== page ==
Academy Professor

University of Helsinki

Understanding life history variation is a central theme in biology because various biological questions ultimately revolve around the causes and consequences of variation in reproduction and survival, i.e. fitness. Traditionally, a major tool in life-history research has been quantitative genetics because it provides an important statistical link between phenotype and genotype. However, the mechanisms by which evolution occurs may remain unclear unless such traditional approaches are combined with molecular investigations. Another complicating factor is that the fitness of male vs female life histories do not always align, and hence life history traits may be shaped by sexual conflict. This is why life-history approaches focusing on both quantifying the conflict and understanding its resolution at the genetic level are needed. My research currently addresses these themes using several salmonid fish species (Atlantic salmon and European grayling) as models.

Contact: craig.primmer@helsinki.fi

Masters student

University of Helsinki

Evolutionary ecology of salmonid fishes

Contact: nico.lorenzen@helsinki.fi

Postdoctoral researcher, PhD

University of Helsinki

My research covers a broad spectrum of topics in evolutionary biology and aims to understand the complex relationship between behavior, ecology and the genetic architecture of organisms.

I am currently working on parasite-mediated behavioral evolution and the evolution of major histocompatibility gene complex (MHC) signalling used in mate choice in different species of stickleback.

My interests also include sexual selection and mating systems, ecological speciation, the genetics of biological invasions, parental care, alternative reproductive tactics (i.e. sneaking), and post-copulatory sexual selection.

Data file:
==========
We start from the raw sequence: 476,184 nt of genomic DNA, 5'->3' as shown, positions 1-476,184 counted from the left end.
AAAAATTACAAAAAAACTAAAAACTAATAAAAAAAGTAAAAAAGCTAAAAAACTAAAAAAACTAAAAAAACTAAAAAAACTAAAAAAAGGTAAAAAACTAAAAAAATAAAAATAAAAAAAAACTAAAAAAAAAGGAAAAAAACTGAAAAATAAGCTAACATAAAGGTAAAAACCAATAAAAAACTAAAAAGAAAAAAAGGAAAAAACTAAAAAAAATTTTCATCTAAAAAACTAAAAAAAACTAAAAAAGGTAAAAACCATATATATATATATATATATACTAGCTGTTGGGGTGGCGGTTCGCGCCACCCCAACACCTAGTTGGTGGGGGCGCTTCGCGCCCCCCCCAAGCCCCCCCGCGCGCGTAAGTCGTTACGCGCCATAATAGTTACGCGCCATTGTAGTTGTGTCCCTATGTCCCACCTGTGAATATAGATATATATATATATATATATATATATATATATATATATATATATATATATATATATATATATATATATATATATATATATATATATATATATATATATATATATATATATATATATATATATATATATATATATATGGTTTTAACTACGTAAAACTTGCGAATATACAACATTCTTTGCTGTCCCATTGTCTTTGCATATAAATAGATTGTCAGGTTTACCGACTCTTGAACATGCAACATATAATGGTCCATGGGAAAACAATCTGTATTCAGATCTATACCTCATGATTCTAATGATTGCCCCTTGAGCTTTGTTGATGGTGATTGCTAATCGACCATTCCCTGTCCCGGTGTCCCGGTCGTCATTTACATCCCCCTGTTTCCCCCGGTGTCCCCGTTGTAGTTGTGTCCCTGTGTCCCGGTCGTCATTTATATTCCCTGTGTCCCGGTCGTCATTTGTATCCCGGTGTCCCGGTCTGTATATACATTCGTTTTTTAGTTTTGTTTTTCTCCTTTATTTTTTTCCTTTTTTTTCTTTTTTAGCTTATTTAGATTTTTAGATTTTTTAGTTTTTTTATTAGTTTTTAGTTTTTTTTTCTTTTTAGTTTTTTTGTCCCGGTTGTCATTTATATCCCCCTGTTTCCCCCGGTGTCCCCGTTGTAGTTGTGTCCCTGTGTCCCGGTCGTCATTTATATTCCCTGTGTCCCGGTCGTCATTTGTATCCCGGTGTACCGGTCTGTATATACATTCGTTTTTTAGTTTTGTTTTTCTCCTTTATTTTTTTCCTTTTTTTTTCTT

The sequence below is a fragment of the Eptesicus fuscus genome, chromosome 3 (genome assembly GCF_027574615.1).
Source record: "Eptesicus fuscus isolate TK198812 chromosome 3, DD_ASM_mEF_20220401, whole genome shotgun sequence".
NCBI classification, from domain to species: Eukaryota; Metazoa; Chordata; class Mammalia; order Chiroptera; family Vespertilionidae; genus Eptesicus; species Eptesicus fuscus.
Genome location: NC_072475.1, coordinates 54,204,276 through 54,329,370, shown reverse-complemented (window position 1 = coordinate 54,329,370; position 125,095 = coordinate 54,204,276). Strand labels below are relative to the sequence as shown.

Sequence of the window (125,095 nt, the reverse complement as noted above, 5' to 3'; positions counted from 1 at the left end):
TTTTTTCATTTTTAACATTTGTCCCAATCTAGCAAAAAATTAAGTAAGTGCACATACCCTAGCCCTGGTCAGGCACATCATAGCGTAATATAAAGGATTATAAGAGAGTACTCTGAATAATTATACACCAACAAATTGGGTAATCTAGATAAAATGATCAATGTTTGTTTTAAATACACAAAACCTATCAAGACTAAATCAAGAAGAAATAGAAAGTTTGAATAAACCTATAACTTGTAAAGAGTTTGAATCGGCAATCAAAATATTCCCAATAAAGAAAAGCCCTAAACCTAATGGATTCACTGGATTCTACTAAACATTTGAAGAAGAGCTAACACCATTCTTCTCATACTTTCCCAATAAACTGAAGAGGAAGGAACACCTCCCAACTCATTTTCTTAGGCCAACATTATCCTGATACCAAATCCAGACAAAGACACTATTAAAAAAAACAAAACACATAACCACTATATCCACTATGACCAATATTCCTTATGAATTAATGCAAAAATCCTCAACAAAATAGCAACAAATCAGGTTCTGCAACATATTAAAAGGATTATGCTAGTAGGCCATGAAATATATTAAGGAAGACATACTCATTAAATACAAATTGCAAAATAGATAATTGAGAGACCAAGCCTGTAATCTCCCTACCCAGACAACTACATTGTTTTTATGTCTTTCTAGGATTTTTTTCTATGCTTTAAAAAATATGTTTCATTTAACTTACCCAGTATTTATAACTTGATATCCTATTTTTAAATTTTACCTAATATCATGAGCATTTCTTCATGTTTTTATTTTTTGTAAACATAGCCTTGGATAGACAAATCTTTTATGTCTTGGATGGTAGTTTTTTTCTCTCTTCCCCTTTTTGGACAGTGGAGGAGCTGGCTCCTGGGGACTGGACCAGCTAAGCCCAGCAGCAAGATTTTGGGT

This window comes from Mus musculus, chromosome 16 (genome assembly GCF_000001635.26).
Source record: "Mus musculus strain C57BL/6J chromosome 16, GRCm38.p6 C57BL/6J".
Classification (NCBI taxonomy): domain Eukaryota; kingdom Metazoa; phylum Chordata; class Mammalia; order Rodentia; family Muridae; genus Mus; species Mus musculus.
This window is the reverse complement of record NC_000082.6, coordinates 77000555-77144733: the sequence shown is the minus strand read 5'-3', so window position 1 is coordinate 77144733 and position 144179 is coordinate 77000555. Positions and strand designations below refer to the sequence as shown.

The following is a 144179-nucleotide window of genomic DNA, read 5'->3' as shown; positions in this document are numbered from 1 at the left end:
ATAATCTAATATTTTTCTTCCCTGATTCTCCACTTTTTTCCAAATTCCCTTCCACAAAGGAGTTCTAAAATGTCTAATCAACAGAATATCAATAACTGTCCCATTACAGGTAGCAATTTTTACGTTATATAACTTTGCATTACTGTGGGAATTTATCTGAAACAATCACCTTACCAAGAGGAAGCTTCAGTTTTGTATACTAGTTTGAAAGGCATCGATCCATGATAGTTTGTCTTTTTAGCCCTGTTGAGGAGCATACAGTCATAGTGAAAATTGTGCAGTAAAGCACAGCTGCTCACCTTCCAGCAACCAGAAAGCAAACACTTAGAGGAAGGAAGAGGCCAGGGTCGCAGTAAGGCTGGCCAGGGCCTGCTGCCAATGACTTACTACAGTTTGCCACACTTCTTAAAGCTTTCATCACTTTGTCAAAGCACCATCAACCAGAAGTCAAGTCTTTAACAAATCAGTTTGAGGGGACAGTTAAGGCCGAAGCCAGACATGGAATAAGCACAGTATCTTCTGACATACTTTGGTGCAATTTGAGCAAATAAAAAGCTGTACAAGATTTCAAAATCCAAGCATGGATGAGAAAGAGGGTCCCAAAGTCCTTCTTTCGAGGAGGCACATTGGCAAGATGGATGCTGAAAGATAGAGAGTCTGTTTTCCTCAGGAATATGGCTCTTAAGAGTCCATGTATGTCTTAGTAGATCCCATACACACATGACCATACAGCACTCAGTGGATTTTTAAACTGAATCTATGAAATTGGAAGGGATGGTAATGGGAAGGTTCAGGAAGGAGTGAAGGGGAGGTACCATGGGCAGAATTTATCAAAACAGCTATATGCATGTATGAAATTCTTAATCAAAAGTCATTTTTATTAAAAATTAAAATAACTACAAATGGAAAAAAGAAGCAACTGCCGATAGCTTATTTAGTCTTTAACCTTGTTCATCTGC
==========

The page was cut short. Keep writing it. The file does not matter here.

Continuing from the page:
Fishes are my favorite model organisms and I've worked with pipefishes, gobies, stickleback and salmonids extensively.

Contact: kenyon.mobley@helsinki.fi

Project Coordinator, PhD, Docent

University of Helsinki

I am an evolutionary developmental biologist.  My research synthesizes ideas from evolutionary systematic biology and molecular and cellular biology to understand the evolution of development and morphology.  In my developmental work, I use non-model organisms and ask how differences in the vertebrate body plan evolved.

Contact: Jacqueline.Moustakas@helsinki.fi

Postdoctoral researcher, PhD

University of Helsinki

I investigate how gene regulatory mechanisms evolve between species, populations, and sexes with the overarching goal to link regulatory evolution with adaptation.  My research at the Primmer lab aims to elucidate the molecular mechanisms underlying sex-dependent dominance in age at maturity of Atlantic salmon, a central adaptive trait with wide evolutionary, ecological, and conservation relevance.  Many of the approaches that I use are based on systems genetics - the study of how interacting levels of gene regulation (such as epigenetic marks and gene transcription) combine and translate genetic information to produce variation in forms and functions. In addition to basic research, I raise awareness of species at risk and translate genetics research for the public.

Contact: jukka-pekka.verta@helsinki.fi

Postdoctoral researcher, PhD

University of Turku

Molecular basis of rapid thermal adaptation in European grayling

I study genomes from a functional viewpoint to understand the molecular mechanisms of adaptation.  Focusing on rapid evolutionary adaptations, I further investiagate potential eco-evolutionary feedbacks to key ecosystem functions, trying to understand the entire chain of causation from genes to ecosystems.  Part of my research also includes work on molecular systematics and on speciation genomics.  My work lies on the bioinformatic analysis of data from high throughput sequencing platforms and from high resolution mass spectrometry.  Typical experimental set-ups include common garden and experimental evolution experiments.  Research is typically interdisciplinary, linking network biology, molecular biology, ecology, morphometrics etc.  I currently work in close collaboration with Prof. Craig. R. Primmer at the University of Turku in Finland.

Contact: spiros.papakostas@utu.fi